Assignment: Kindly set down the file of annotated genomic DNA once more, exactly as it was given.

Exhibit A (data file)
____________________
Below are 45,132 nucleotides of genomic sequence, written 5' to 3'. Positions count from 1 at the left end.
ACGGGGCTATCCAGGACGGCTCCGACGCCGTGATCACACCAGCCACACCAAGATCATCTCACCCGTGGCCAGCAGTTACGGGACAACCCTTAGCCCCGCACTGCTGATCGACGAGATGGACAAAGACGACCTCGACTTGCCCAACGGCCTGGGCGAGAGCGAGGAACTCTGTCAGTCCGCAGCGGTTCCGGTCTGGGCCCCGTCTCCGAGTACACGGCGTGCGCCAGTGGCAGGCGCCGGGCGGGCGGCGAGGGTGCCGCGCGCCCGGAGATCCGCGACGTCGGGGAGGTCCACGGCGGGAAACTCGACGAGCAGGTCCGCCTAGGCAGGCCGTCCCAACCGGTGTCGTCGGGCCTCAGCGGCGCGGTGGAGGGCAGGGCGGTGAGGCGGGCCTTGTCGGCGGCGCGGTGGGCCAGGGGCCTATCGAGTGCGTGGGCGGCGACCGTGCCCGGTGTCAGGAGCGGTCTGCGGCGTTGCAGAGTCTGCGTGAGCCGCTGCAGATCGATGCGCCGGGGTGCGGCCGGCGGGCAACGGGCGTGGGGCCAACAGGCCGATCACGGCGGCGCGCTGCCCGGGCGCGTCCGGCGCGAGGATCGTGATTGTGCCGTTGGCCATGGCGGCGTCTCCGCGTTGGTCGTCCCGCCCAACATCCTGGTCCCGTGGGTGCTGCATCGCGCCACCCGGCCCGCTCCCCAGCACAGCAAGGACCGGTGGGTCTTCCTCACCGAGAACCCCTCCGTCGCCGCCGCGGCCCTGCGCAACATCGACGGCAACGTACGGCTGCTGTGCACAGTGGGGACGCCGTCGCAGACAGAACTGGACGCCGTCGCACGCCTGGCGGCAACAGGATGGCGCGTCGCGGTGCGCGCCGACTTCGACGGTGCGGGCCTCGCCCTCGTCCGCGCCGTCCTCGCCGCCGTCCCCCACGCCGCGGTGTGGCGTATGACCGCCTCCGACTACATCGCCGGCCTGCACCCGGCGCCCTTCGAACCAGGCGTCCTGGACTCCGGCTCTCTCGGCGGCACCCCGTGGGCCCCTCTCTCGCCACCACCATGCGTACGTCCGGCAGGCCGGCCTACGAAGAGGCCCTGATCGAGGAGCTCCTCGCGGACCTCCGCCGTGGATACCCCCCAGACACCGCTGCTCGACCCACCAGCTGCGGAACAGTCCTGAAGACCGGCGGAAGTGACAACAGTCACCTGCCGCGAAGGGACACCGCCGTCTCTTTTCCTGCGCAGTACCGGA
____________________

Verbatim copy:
Below are 45,132 nucleotides of genomic sequence, written 5' to 3'. Positions count from 1 at the left end.
ACGGGGCTATCCAGGACGGCTCCGACGCCGTGATCACACCAGCCACACCAAGATCATCTCACCCGTGGCCAGCAGTTACGGGACAACCCTTAGCCCCGCACTGCTGATCGACGAGATGGACAAAGACGACCTCGACTTGCCCAACGGCCTGGGCGAGAGCGAGGAACTCTGTCAGTCCGCAGCGGTTCCGGTCTGGGCCCCGTCTCCGAGTACACGGCGTGCGCCAGTGGCAGGCGCCGGGCGGGCGGCGAGGGTGCCGCGCGCCCGGAGATCCGCGACGTCGGGGAGGTCCACGGCGGGAAACTCGACGAGCAGGTCCGCCTAGGCAGGCCGTCCCAACCGGTGTCGTCGGGCCTCAGCGGCGCGGTGGAGGGCAGGGCGGTGAGGCGGGCCTTGTCGGCGGCGCGGTGGGCCAGGGGCCTATCGAGTGCGTGGGCGGCGACCGTGCCCGGTGTCAGGAGCGGTCTGCGGCGTTGCAGAGTCTGCGTGAGCCGCTGCAGATCGATGCGCCGGGGTGCGGCCGGCGGGCAACGGGCGTGGGGCCAACAGGCCGATCACGGCGGCGCGCTGCCCGGGCGCGTCCGGCGCGAGGATCGTGATTGTGCCGTTGGCCATGGCGGCGTCTCCGCGTTGGTCGTCCCGCCCAACATCCTGGTCCCGTGGGTGCTGCATCGCGCCACCCGGCCCGCTCCCCAGCACAGCAAGGACCGGTGGGTCTTCCTCACCGAGAACCCCTCCGTCGCCGCCGCGGCCCTGCGCAACATCGACGGCAACGTACGGCTGCTGTGCACAGTGGGGACGCCGTCGCAGACAGAACTGGACGCCGTCGCACGCCTGGCGGCAACAGGATGGCGCGTCGCGGTGCGCGCCGACTTCGACGGTGCGGGCCTCGCCCTCGTCCGCGCCGTCCTCGCCGCCGTCCCCCACGCCGCGGTGTGGCGTATGACCGCCTCCGACTACATCGCCGGCCTGCACCCGGCGCCCTTCGAACCAGGCGTCCTGGACTCCGGCTCTCTCGGCGGCACCCCGTGGGCCCCTCTCTCGCCACCACCATGCGTACGTCCGGCAGGCCGGCCTACGAAGAGGCCCTGATCGAGGAGCTCCTCGCGGACCTCCGCCGTGGATACCCCCCAGACACCGCTGCTCGACCCACCAGCTGCGGAACAGTCCTGAAGACCGGCGGAAGTGACAACAGTCACCTGCCGCGAAGGGACACCGCCGTCTCTTTTCCTGCGCAGTACCGGA